He said a fairly common scenario is one where a soldier is married and the communication breaks down in the marriage, leading to divorce. A soldier calls home to talk to a spouse and the spouse wants to talk about their troubles at home, but the soldier doesn’t want to talk about what they’re going through. The troubles at home seem trivial to the soldier. The spouse feels as though the soldier is closing them off, which they are.
“Most soldiers who see things here never, ever want to talk about it, unless they’re with their soldier buddies,” Caron said.
Calls become more difficult and less frequent. The spouse asks for a divorce. The soldier is left going through the divorce in Iraq, can’t go home and can’t do anything about it.
“I think a large part of it is created by separation,” Caron said.
A ‘point of exhaustion’
Caron said two combat scenarios account for the majority of troubles he sees in soldiers.
Roadside bombs cause quite a lot of stress, he said, because of their unexpected and traumatic nature. Caron said the event causes a lot of nightmares, restlessness, fear of crowds and fear of being in vehicles.
Caron spoke of one Marine who had 40 percent of his face paralyzed because of a roadside bomb. He said the Marine had nightmares, was angry, couldn’t be in a crowd and jumped at the slightest noise.
“It’s a very common response,” said Caron.
Foot patrols are also nerve wracking because the soldier is totally exposed. If they engage an enemy, they may actually see the person’s face. Caron said they tend to see the person again in dreams and feel guilt, remorse and even anger after taking the person’s life.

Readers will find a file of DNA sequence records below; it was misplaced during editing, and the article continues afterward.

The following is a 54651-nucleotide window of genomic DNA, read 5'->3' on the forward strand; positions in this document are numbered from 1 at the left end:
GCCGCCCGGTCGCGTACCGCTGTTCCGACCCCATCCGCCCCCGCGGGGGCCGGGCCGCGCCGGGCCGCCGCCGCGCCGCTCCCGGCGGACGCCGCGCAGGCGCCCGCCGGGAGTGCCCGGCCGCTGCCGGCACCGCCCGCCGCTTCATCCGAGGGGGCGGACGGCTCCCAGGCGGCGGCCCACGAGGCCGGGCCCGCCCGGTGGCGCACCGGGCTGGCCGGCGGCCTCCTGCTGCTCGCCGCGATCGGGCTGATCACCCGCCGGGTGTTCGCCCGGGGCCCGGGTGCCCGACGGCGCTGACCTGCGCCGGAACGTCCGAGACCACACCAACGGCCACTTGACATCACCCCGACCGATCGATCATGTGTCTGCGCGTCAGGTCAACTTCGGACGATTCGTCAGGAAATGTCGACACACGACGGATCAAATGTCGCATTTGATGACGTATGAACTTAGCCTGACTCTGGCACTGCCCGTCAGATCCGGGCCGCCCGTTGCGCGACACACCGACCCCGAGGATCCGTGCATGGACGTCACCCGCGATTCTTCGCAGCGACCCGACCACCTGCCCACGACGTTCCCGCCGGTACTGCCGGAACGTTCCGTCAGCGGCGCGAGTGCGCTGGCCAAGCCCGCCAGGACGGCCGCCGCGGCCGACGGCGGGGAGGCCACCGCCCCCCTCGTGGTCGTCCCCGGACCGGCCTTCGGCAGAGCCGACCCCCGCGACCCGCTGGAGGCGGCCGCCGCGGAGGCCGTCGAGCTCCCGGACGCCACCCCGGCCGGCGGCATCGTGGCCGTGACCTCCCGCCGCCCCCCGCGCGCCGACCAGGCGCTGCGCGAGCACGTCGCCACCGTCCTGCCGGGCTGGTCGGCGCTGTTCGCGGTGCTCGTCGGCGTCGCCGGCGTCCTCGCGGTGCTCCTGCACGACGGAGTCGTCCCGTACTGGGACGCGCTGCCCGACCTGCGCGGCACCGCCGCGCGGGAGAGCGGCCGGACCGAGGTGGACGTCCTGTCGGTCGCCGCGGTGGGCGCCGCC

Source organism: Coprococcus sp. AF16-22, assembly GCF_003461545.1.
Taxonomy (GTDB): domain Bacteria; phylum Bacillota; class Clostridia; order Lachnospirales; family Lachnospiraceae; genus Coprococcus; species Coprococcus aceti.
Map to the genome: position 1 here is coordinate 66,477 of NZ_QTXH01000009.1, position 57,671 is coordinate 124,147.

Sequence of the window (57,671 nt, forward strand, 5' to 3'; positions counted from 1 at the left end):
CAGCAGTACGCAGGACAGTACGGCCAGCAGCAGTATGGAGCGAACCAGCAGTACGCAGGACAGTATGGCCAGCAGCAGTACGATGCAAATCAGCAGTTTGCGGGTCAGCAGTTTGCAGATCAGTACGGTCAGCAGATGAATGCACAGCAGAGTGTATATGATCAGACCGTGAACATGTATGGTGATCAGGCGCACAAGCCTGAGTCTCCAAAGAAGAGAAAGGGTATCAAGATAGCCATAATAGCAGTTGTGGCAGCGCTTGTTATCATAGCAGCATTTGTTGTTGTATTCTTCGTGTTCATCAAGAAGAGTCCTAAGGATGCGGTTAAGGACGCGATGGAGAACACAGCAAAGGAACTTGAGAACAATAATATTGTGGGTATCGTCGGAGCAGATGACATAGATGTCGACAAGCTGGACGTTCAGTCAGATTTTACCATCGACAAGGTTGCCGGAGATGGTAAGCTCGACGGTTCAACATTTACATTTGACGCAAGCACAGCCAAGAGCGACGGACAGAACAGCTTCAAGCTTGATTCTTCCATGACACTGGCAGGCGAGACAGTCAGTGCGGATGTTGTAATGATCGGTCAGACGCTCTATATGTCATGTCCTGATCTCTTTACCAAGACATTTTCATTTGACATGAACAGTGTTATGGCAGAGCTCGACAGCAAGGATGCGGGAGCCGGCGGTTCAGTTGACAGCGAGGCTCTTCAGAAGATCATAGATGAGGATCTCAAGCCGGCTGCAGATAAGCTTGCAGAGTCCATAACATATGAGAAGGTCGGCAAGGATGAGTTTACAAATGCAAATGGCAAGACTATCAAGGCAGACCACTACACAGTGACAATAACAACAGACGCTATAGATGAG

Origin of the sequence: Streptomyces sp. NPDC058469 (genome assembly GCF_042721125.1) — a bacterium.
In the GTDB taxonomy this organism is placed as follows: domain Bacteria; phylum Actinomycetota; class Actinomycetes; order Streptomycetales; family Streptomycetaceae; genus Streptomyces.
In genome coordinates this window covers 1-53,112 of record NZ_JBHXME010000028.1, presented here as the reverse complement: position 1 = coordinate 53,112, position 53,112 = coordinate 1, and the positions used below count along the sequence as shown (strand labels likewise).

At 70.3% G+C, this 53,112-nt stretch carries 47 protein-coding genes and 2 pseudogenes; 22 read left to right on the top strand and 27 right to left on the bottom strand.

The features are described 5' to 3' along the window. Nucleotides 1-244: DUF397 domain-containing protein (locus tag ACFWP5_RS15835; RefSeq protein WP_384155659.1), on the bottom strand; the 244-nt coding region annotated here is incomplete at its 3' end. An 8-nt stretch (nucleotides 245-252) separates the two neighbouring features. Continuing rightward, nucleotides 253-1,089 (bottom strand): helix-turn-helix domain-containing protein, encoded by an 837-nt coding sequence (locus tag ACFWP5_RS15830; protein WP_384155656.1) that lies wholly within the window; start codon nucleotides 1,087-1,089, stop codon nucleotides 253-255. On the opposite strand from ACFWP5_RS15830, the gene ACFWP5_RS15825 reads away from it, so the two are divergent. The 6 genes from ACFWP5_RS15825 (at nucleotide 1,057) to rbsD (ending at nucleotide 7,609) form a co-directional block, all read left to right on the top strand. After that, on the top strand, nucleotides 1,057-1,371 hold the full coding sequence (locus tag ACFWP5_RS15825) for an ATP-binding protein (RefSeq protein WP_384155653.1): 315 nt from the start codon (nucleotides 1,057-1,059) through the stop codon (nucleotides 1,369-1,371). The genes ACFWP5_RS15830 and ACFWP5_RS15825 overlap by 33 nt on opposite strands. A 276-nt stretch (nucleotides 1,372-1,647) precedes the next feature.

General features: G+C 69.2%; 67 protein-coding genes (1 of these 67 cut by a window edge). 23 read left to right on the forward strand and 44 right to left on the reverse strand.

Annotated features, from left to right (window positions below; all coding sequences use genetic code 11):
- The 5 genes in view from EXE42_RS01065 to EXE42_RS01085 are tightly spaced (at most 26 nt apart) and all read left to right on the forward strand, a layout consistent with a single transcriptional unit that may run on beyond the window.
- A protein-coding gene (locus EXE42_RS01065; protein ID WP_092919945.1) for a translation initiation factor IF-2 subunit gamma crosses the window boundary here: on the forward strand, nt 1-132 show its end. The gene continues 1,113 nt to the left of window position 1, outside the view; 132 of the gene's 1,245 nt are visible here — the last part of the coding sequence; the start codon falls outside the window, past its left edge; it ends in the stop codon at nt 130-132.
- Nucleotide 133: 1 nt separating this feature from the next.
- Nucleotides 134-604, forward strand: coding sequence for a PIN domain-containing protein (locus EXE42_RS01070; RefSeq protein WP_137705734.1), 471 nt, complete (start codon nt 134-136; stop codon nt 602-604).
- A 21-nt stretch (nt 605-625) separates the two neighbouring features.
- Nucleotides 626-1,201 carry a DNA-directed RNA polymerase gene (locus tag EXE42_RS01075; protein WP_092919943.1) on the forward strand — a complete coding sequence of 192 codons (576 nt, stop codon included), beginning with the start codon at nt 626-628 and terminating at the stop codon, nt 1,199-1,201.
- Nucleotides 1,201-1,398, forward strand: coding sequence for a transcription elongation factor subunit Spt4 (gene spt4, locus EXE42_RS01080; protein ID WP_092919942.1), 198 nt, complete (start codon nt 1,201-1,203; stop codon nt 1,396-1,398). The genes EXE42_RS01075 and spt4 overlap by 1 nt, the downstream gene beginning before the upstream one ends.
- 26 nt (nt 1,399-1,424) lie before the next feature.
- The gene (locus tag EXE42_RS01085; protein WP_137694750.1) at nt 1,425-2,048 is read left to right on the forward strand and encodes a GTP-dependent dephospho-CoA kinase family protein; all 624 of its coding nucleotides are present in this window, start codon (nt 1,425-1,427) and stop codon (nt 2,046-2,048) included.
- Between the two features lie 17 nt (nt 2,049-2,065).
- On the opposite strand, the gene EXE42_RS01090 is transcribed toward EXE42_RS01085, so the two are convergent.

The general alertness and hypersensitivity to danger is also a common cause of troubles in soldiers, according to Caron.
“It mentally and physically puts them to a point of exhaustion where it’s hard for them to relax, hard for them to sleep,” he said.
He said some of the worst cases he sees are soldiers who have done multiple stints in-country. He said many of them think it’ll be different when they come back a second time, but all the old problems spring up again.
Counseling the counselor
Caron said he knows he’s experiencing some of these symptoms himself and will have to address them. Until recently he was teamed with another counselor, but his partner finished his tour and is now back at home in the United States. Caron said the two used to talk to each other to work through their problems.
“We really rely on each other in this profession to keep each other going,” he said, adding that they have to mask their own problem to be able to deal with the problems of others.
He said it’s harder now, and he’ll most likely have to make it through the last three months of his year there on his own. But he thinks the life experiences he brings with him can help him.